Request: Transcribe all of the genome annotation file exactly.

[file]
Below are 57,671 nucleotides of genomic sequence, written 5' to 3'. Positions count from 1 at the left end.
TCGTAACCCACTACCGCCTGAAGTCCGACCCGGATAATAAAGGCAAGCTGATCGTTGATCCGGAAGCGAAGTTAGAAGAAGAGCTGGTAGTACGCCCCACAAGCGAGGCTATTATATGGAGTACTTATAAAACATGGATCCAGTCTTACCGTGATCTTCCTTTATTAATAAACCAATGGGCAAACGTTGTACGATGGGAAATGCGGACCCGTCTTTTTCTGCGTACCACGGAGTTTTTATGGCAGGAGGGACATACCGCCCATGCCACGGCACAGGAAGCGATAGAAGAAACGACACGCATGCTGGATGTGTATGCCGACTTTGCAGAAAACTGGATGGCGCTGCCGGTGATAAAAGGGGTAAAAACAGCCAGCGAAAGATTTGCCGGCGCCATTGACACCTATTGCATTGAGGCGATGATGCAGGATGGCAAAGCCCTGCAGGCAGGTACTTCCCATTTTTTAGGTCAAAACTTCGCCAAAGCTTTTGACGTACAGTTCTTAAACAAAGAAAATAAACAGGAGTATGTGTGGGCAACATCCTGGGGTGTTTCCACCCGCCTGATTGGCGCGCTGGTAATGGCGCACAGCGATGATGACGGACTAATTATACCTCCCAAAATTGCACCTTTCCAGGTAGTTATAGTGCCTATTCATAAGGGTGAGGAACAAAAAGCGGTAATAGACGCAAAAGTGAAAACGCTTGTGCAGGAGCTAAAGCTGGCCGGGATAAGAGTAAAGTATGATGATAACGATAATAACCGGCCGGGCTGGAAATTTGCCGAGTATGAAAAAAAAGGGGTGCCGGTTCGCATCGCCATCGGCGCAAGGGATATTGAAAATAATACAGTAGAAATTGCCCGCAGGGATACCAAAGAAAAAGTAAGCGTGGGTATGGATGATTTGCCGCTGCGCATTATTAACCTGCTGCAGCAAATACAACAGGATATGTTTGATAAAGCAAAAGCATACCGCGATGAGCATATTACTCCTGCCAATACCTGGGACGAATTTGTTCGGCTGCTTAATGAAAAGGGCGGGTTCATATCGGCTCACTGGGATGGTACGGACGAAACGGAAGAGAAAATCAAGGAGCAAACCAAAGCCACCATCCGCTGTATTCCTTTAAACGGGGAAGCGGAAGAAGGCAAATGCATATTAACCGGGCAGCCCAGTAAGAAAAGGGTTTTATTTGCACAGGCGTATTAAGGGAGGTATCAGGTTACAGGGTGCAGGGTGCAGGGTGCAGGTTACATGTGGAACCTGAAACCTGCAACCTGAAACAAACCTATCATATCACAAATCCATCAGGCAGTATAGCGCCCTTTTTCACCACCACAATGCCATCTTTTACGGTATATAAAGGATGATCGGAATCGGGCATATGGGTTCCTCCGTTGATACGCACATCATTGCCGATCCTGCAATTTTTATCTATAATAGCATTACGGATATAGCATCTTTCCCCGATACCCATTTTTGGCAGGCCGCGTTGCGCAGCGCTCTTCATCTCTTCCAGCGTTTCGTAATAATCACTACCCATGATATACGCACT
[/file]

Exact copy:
Below are 57,671 nucleotides of genomic sequence, written 5' to 3'. Positions count from 1 at the left end.
TCGTAACCCACTACCGCCTGAAGTCCGACCCGGATAATAAAGGCAAGCTGATCGTTGATCCGGAAGCGAAGTTAGAAGAAGAGCTGGTAGTACGCCCCACAAGCGAGGCTATTATATGGAGTACTTATAAAACATGGATCCAGTCTTACCGTGATCTTCCTTTATTAATAAACCAATGGGCAAACGTTGTACGATGGGAAATGCGGACCCGTCTTTTTCTGCGTACCACGGAGTTTTTATGGCAGGAGGGACATACCGCCCATGCCACGGCACAGGAAGCGATAGAAGAAACGACACGCATGCTGGATGTGTATGCCGACTTTGCAGAAAACTGGATGGCGCTGCCGGTGATAAAAGGGGTAAAAACAGCCAGCGAAAGATTTGCCGGCGCCATTGACACCTATTGCATTGAGGCGATGATGCAGGATGGCAAAGCCCTGCAGGCAGGTACTTCCCATTTTTTAGGTCAAAACTTCGCCAAAGCTTTTGACGTACAGTTCTTAAACAAAGAAAATAAACAGGAGTATGTGTGGGCAACATCCTGGGGTGTTTCCACCCGCCTGATTGGCGCGCTGGTAATGGCGCACAGCGATGATGACGGACTAATTATACCTCCCAAAATTGCACCTTTCCAGGTAGTTATAGTGCCTATTCATAAGGGTGAGGAACAAAAAGCGGTAATAGACGCAAAAGTGAAAACGCTTGTGCAGGAGCTAAAGCTGGCCGGGATAAGAGTAAAGTATGATGATAACGATAATAACCGGCCGGGCTGGAAATTTGCCGAGTATGAAAAAAAAGGGGTGCCGGTTCGCATCGCCATCGGCGCAAGGGATATTGAAAATAATACAGTAGAAATTGCCCGCAGGGATACCAAAGAAAAAGTAAGCGTGGGTATGGATGATTTGCCGCTGCGCATTATTAACCTGCTGCAGCAAATACAACAGGATATGTTTGATAAAGCAAAAGCATACCGCGATGAGCATATTACTCCTGCCAATACCTGGGACGAATTTGTTCGGCTGCTTAATGAAAAGGGCGGGTTCATATCGGCTCACTGGGATGGTACGGACGAAACGGAAGAGAAAATCAAGGAGCAAACCAAAGCCACCATCCGCTGTATTCCTTTAAACGGGGAAGCGGAAGAAGGCAAATGCATATTAACCGGGCAGCCCAGTAAGAAAAGGGTTTTATTTGCACAGGCGTATTAAGGGAGGTATCAGGTTACAGGGTGCAGGGTGCAGGGTGCAGGTTACATGTGGAACCTGAAACCTGCAACCTGAAACAAACCTATCATATCACAAATCCATCAGGCAGTATAGCGCCCTTTTTCACCACCACAATGCCATCTTTTACGGTATATAAAGGATGATCGGAATCGGGCATATGGGTTCCTCCGTTGATACGCACATCATTGCCGATCCTGCAATTTTTATCTATAATAGCATTACGGATATAGCATCTTTCCCCGATACCCATTTTTGGCAGGCCGCGTTGCGCAGCGCTCTTCATCTCTTCCAGCGTTTCGTAATAATCACTACCCATGATATACGCACT